What the Spotify/K-Pop Showdown Underscores About the Future of Streaming

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After the Korean conglomerate Kakao clashed with Spotify over international licensing agreements, the streaming platform removed hundreds of their artists’ catalogs—only to restore them 10 days and much public outcry later.

The Spotify logo displayed on a phone in front of a fiery backdrop
Photo Illustration by Avishek Das/SOPA Images/LightRocket via Getty Images

On February 28, hundreds of Korean artists—ranging from glitzy girl-groups like GFRIEND to rap superstars like ZICO—discovered that their back catalogs had been yanked from Spotify without warning. The songs were rendered unlistenable on the streaming service in all international markets, including the United States. Within a day, it was revealed that the mass exodus was the result of an expired licensing agreement between Spotify and the Korean label/distributor Kakao Entertainment.

Angry and confused fans around the world woke up to empty playlists and pointed the blame wherever they saw fit: Some called for Spotify boycotts, while others decried the perceived “greed” of Kakao. On March 10, the companies finally resolved the dispute, announcing that Kakao’s catalog would return to Spotify and come to Spotify Korea for the first time. But the licensing dispute highlights key issues with the streaming economy, how important streaming has become to global music consumption, and how difficult it will be to put this metaphorical genie back in the bottle.

When the songs were first pulled, both Spotify and Kakao Entertainment put out statements to explain their sides of the story. “Despite our best efforts, the existing licensing deal we had with Kakao M (which covered all countries other than South Korea) has come to an end,” read Spotify’s statement. Kakao Entertainment—at that point known as Kakao M—painted a different picture, asserting that Spotify’s insistence on simultaneous renewals for global and South Korean contracts caused the rift. “As Kakao M’s global licensing agreement with Spotify neared expiration on February 28 2021, Kakao M has asked Spotify to separate the two agreements so the global agreement can be renewed,” read the company’s statement. “However, Spotify currently requests a licensing agreement which included both global and domestic markets and this has extended our discussions.”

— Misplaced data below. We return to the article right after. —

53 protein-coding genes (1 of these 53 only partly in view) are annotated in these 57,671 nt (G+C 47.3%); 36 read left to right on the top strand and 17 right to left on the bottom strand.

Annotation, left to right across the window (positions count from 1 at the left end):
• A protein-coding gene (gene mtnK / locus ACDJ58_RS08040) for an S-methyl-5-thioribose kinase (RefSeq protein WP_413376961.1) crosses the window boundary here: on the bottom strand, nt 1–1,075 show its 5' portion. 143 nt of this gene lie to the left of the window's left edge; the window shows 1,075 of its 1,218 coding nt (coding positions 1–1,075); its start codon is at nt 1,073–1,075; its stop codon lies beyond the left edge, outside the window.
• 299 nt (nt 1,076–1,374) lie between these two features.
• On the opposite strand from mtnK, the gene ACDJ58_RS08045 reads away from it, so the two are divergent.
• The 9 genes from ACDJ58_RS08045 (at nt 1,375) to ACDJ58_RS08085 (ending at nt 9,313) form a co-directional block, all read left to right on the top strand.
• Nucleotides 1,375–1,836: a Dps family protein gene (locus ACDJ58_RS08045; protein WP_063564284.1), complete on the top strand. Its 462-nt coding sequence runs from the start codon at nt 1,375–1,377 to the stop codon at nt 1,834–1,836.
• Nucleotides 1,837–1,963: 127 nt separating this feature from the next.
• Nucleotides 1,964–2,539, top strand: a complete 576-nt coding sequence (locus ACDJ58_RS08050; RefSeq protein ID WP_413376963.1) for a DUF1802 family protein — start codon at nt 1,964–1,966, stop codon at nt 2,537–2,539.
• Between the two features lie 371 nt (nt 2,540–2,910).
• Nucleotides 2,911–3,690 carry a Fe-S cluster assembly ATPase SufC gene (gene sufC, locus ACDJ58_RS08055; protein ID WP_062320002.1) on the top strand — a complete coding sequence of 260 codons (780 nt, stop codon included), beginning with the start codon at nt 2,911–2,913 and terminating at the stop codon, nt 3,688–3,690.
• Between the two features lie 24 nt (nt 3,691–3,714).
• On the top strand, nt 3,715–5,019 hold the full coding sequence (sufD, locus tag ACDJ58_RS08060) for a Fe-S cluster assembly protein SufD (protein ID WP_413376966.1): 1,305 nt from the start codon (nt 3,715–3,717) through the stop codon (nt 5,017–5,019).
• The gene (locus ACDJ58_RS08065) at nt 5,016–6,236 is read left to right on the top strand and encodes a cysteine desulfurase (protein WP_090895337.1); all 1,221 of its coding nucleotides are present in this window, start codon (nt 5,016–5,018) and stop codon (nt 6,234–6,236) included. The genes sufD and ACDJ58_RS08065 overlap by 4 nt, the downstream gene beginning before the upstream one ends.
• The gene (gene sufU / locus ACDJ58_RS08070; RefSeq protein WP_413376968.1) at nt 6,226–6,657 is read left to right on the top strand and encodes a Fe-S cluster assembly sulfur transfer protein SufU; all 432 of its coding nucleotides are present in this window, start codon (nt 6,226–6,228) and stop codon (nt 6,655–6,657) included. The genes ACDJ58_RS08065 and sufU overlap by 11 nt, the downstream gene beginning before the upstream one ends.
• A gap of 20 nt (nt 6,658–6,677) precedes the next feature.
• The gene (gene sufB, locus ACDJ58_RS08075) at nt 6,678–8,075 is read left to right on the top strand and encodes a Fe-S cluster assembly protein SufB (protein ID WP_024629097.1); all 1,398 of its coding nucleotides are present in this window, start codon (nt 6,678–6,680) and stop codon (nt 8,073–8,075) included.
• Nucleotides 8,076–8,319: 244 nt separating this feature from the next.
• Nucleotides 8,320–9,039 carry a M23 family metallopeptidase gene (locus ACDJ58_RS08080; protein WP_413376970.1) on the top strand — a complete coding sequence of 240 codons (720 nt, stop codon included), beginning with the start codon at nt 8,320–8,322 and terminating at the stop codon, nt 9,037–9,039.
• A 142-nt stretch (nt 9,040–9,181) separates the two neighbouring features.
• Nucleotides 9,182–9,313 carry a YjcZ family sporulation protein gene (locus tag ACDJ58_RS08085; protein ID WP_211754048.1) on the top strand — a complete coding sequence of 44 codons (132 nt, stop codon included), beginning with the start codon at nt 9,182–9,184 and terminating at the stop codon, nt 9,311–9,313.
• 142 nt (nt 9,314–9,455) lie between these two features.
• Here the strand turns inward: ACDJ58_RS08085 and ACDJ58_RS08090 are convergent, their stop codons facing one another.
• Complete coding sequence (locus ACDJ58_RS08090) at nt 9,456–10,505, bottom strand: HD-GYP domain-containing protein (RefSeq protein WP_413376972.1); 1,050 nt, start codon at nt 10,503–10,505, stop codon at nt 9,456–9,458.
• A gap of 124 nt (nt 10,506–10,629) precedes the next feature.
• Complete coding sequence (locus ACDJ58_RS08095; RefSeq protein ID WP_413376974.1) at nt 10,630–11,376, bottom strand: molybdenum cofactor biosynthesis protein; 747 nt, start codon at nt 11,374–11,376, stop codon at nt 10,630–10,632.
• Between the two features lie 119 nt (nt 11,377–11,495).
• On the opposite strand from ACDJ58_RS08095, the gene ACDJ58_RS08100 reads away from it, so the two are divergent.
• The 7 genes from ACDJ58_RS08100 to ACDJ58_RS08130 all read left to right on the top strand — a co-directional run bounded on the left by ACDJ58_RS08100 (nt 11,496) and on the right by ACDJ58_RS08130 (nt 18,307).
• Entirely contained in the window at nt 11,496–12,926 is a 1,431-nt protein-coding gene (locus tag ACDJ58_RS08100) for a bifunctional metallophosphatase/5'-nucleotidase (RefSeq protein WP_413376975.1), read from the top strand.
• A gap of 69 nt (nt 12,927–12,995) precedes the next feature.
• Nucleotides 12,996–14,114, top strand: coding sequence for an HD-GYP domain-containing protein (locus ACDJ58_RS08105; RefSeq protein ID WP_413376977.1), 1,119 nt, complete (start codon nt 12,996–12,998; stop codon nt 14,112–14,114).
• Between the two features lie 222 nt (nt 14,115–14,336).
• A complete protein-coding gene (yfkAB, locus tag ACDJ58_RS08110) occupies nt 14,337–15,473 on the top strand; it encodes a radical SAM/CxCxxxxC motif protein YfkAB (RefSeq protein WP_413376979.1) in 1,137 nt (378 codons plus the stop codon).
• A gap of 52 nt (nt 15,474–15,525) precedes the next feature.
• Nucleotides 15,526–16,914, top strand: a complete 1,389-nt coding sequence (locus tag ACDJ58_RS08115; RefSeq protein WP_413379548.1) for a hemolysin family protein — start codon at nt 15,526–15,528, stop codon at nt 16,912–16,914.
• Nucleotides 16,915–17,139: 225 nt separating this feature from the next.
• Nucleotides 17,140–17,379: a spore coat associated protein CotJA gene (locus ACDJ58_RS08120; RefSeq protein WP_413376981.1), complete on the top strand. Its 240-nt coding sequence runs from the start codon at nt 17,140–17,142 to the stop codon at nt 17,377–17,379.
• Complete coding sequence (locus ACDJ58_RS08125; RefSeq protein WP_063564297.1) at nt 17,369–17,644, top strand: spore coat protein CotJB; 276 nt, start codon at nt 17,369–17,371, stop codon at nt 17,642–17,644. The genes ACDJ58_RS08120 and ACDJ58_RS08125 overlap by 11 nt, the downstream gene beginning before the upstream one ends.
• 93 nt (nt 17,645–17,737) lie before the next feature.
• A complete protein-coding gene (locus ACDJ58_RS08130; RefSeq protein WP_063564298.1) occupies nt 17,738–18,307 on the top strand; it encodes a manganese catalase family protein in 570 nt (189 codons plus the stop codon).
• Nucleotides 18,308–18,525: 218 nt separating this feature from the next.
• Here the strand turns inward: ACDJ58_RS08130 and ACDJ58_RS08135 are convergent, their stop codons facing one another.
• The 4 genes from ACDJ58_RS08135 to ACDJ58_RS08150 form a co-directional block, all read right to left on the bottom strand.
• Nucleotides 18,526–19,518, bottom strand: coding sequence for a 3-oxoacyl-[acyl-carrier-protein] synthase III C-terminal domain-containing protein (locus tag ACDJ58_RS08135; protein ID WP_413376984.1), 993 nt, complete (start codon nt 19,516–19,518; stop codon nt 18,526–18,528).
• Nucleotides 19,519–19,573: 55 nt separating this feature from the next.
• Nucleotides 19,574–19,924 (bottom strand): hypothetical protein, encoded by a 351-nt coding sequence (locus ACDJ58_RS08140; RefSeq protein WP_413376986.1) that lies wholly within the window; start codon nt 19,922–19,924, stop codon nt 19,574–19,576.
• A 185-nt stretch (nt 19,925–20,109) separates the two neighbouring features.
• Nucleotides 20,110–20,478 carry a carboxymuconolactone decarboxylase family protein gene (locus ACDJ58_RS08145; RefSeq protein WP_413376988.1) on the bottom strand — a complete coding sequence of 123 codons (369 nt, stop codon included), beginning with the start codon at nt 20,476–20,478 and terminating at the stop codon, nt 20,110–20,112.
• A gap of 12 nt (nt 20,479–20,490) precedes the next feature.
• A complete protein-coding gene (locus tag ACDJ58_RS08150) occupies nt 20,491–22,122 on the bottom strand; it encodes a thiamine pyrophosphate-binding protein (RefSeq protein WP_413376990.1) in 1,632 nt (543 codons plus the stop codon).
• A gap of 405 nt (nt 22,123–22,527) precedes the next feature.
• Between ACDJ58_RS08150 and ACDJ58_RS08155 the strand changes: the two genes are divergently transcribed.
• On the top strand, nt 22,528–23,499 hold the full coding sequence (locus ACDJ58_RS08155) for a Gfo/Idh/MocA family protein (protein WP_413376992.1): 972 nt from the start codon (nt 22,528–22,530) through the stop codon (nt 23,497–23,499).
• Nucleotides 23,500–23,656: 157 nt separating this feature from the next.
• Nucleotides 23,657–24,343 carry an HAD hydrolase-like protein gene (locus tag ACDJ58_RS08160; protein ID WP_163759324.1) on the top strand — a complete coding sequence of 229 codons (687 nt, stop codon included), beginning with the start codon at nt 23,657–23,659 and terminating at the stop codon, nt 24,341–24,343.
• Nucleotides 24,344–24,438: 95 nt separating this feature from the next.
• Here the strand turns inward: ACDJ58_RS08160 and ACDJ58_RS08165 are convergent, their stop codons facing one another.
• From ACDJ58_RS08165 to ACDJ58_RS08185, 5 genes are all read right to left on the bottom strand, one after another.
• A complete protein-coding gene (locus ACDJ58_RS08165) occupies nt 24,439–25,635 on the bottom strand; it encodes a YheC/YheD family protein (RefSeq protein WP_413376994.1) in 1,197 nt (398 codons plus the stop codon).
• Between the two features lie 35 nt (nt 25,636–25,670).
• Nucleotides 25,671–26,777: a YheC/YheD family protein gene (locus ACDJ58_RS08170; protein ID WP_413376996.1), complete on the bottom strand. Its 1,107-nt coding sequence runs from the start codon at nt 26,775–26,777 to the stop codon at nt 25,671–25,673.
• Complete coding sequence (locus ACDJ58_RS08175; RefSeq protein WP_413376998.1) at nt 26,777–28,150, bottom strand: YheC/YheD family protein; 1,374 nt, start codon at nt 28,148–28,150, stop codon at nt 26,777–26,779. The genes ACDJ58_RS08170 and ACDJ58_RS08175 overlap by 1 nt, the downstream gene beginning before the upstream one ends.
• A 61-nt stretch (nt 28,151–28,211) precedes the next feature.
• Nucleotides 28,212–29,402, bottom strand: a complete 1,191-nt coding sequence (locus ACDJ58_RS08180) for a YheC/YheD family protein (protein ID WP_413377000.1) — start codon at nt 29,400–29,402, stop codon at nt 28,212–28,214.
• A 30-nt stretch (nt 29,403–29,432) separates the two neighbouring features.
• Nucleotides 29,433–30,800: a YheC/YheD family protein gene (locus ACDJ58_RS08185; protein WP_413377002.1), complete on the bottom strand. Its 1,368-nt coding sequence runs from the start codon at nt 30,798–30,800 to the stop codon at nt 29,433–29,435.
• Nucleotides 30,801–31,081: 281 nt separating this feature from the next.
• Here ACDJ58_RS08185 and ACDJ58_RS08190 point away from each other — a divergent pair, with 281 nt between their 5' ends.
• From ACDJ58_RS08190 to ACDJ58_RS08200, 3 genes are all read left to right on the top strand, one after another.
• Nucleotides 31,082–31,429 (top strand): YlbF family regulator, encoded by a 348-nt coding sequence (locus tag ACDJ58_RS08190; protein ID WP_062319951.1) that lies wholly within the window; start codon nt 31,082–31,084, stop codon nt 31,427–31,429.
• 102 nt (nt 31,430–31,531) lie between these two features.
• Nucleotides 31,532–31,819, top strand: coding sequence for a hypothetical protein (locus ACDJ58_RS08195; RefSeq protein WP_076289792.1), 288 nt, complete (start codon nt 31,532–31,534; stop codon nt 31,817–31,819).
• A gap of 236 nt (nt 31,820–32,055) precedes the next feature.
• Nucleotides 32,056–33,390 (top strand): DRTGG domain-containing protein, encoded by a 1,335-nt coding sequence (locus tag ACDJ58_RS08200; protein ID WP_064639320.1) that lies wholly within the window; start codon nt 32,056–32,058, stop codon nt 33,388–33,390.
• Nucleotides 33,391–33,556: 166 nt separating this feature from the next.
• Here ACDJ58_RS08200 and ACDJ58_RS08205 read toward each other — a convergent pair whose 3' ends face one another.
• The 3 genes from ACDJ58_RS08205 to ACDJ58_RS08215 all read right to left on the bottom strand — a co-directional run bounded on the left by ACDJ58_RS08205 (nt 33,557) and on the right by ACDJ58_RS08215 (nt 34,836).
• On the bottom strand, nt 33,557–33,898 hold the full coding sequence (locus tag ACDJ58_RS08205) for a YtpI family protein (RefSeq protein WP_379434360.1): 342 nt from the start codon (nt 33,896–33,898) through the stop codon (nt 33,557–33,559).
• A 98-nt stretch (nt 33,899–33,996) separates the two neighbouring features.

Industry observers were quick to point out that Kakao’s myriad business interests as an entertainment conglomerate offered a possible reason for their bullishness towards Spotify. In addition to serving as a label and distributor, Kakao’s majority-stakeholding parent company owns and operates Melon, the predominant music streaming service in South Korea. The contractual clash with Spotify overshadowed the Swedish streaming giant’s long-heralded Korean debut on February 1, which launched without any Kakao material. Keeping this substantive catalog off the platform would obviously incentivize fans within South Korea to use services where they can listen to their faves.

Professor Chang Hoon Oh, who teaches international business at the University of Kansas, compares Kakao withholding its catalog from Spotify to the way Disney ceased licensing many of its films to sites like Netflix ahead of launching their competitor, Disney+. His perspective is that Kakao’s intention with this business dispute was less about preventing Western streaming hegemony—something that seems unlikely to happen in Korea, where music streaming has been in place for longer than in the U.S.—and more about landing the best possible terms for its artists. “Disney is a movie-maker that created a platform; Netflix was a platform that got into making movies,” Oh says. “This isn’t really a competition between platforms so much as a competition between supply chains.”

It should be noted that Kakao is a literal megacorporation that operates South Korea’s most popular messaging app in addition to E-banking services, transportation programs, and more. It’s a classic example of a vertically integrated company; with Kakao Entertainment, it’s able to supply its own music streaming services with songs that it owns and distributes. Oh says he wouldn’t be surprised to see Kakao make international moves with Melon in the future, catering to a niche, K-pop loving audience abroad. (To give you a sense of the landscape, another Korean power player, BTS label Big Hit—soon to be rebranded HYBE Corp.—is reportedly also looking into expansions into sectors like communications and travel.) As K-pop’s popularity balloons, the ability of Korean companies to leverage that success is primed to grow as well.


 

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